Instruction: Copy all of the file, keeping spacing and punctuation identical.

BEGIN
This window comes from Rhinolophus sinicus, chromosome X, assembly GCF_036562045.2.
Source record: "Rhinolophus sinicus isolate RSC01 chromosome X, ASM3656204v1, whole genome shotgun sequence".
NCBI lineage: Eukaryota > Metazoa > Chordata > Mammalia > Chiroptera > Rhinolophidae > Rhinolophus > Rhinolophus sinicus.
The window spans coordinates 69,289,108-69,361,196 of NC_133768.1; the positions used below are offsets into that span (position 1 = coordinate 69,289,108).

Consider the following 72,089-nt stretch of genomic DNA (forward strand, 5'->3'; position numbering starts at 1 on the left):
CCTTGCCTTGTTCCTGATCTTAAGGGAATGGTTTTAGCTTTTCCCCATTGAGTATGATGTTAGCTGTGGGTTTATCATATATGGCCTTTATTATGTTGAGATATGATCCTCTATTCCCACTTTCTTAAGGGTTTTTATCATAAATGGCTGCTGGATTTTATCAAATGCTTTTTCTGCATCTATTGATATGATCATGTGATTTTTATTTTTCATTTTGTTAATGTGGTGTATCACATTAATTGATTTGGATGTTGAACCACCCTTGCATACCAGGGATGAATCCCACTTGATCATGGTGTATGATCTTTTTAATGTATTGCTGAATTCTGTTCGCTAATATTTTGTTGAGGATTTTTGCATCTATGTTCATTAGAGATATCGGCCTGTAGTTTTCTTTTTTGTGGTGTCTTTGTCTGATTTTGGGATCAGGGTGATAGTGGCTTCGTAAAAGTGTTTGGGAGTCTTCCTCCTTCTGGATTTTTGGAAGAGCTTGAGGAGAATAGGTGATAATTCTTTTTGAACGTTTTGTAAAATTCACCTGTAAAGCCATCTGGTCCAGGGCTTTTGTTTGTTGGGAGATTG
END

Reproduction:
This window comes from Rhinolophus sinicus, chromosome X, assembly GCF_036562045.2.
Source record: "Rhinolophus sinicus isolate RSC01 chromosome X, ASM3656204v1, whole genome shotgun sequence".
NCBI lineage: Eukaryota > Metazoa > Chordata > Mammalia > Chiroptera > Rhinolophidae > Rhinolophus > Rhinolophus sinicus.
The window spans coordinates 69,289,108-69,361,196 of NC_133768.1; the positions used below are offsets into that span (position 1 = coordinate 69,289,108).

Consider the following 72,089-nt stretch of genomic DNA (forward strand, 5'->3'; position numbering starts at 1 on the left):
CCTTGCCTTGTTCCTGATCTTAAGGGAATGGTTTTAGCTTTTCCCCATTGAGTATGATGTTAGCTGTGGGTTTATCATATATGGCCTTTATTATGTTGAGATATGATCCTCTATTCCCACTTTCTTAAGGGTTTTTATCATAAATGGCTGCTGGATTTTATCAAATGCTTTTTCTGCATCTATTGATATGATCATGTGATTTTTATTTTTCATTTTGTTAATGTGGTGTATCACATTAATTGATTTGGATGTTGAACCACCCTTGCATACCAGGGATGAATCCCACTTGATCATGGTGTATGATCTTTTTAATGTATTGCTGAATTCTGTTCGCTAATATTTTGTTGAGGATTTTTGCATCTATGTTCATTAGAGATATCGGCCTGTAGTTTTCTTTTTTGTGGTGTCTTTGTCTGATTTTGGGATCAGGGTGATAGTGGCTTCGTAAAAGTGTTTGGGAGTCTTCCTCCTTCTGGATTTTTGGAAGAGCTTGAGGAGAATAGGTGATAATTCTTTTTGAACGTTTTGTAAAATTCACCTGTAAAGCCATCTGGTCCAGGGCTTTTGTTTGTTGGGAGATTG